Opinion: Deportation

POSTED: 06/28/11 12:24 PM

That the Court in First Instance ruled in favor of Justice Minister Duncan in the case of a man who was deported to the Dominican Republic comes as no surprise. After all, the 21-year-old had filed a first-time application for a Brooks Tower Accord permit almost a year after the deadline had passed. End of story? Not quite.

According to attorney Mr. Denicio Brison, his client Pascal Beltran Perez is not the only one who filed a first-time application way after the deadline. Money changed hands, too. All this happened at the BTA intake bureau, and all this happened while there was no policy to accept these applications.

And what’s more, many of these Johnny-come-lately first-time applicants were then sent on their way to the Labor Department for their work permit. Again, money changed hands.

According to Brison there are now quite some immigrants on the island with a worthless BTA-application, and a valid work permit.

The Justice Ministry knows who these people are, where they live and what their passport number is. Like Perez, they are all in a position that screams deportation.

How did this mess come about? Justice Minister Duncan has always been clear about the way he wished to handle the Brooks Tower procedure. Everybody knew that until December 30 of last year, only applications for an extension of the temporary permit would be accepted.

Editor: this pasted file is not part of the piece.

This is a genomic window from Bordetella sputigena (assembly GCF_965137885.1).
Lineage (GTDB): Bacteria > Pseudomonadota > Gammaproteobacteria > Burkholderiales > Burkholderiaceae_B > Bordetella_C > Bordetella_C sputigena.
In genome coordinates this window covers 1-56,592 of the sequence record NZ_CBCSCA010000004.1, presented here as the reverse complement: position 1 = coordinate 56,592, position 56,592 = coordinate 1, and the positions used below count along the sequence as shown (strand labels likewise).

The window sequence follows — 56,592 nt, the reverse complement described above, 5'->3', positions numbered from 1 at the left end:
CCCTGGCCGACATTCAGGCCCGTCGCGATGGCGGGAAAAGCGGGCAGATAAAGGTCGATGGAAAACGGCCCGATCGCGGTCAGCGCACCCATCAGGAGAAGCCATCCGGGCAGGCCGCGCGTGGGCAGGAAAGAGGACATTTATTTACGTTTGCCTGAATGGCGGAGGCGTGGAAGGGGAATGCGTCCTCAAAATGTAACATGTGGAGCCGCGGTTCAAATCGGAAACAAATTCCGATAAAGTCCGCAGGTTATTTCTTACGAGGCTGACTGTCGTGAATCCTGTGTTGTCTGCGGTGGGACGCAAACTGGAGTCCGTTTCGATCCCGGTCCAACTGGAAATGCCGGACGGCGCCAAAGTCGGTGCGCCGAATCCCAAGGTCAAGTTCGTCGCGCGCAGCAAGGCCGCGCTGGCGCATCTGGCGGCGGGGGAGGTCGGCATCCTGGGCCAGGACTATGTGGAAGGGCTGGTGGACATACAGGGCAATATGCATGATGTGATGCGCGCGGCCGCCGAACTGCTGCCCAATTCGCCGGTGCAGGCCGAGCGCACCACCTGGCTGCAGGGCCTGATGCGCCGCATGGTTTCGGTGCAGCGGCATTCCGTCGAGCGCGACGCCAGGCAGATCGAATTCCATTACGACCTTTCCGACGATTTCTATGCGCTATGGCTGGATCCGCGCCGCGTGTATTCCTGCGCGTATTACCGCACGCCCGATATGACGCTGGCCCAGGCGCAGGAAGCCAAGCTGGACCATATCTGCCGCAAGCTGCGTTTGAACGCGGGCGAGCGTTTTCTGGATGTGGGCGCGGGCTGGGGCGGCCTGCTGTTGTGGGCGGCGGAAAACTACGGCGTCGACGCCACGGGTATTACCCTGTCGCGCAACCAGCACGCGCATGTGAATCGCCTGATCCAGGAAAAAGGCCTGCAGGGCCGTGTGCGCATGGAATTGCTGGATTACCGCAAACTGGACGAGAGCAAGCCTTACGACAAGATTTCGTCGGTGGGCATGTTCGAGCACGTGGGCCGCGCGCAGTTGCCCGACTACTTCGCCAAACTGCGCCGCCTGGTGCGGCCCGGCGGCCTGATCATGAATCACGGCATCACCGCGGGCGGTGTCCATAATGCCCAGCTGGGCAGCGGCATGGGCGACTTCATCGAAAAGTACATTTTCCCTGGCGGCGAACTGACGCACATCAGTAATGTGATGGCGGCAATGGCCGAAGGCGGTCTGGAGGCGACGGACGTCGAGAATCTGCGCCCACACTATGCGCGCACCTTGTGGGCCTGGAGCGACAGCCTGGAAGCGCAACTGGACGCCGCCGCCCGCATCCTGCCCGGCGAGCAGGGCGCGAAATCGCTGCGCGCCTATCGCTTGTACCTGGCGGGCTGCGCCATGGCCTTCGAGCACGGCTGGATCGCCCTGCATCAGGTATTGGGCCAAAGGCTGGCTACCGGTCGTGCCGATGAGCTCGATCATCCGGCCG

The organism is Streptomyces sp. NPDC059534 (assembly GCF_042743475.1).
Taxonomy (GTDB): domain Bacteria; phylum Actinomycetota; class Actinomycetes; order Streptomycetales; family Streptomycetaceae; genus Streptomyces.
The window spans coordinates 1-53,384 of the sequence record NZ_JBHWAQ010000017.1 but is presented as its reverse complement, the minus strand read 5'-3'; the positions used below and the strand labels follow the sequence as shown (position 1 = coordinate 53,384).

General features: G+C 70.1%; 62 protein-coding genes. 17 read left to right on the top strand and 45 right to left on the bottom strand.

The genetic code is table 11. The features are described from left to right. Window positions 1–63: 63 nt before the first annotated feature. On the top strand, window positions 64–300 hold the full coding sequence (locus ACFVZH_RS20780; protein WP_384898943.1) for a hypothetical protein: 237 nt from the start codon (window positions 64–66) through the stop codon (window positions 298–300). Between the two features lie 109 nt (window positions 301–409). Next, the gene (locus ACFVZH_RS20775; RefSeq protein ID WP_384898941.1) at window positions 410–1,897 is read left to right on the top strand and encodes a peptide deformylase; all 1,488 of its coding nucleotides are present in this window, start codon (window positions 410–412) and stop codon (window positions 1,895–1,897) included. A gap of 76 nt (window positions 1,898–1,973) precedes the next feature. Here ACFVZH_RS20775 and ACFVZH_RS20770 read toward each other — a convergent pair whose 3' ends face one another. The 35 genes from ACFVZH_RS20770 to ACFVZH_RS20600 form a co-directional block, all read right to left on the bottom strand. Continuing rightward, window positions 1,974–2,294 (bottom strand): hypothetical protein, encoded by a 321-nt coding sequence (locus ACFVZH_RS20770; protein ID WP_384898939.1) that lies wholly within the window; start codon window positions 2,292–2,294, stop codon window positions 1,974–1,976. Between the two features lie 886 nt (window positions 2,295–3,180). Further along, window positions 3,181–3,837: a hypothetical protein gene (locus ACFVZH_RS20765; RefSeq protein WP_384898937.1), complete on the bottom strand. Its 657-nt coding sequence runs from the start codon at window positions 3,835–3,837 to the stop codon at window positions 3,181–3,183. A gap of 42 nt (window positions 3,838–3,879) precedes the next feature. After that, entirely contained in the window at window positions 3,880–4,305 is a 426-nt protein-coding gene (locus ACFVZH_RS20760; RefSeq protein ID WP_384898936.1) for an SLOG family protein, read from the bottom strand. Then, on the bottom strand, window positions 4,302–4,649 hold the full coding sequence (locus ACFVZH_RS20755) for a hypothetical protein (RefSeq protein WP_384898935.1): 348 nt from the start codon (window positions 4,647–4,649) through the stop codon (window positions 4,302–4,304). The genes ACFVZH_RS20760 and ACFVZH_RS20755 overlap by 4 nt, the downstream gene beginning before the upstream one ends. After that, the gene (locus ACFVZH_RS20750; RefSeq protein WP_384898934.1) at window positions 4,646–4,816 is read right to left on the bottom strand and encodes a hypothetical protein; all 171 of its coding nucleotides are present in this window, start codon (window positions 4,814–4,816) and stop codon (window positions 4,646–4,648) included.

It is clear that employees at the intake bureau devised their own policy, behind the Minister’s back. This does not mean that the Minister is not responsible for what happened, but if this is the situation, then his staff put Duncan in a truly awkward position.

This makes us wonder about the outcome of the BTA-investigation. When that case goes to trial we will probably learn more about how immigrants were fleeced by civil servants, making them believe that, deadline or no deadline, they could still file a first-time application. Just bring in the money, no questions asked.

An unknown number of immigrants has been conned this way, though one has to realize that these people already had overstayed their welcome by almost a year. And it is not unreasonable to assume that some of these applicants came to the island especially for a shot at a residence permit.

So what are the consequences of the court ruling against Mr. Beltran Perez? In theory, the Justice Ministry could gear up for a massive deportation action, but we suspect that, given the fact that quite some of these BTA-applicants obtained a legal work permit, there is a legal mess to untangle before the next deportation becomes a reality.

 

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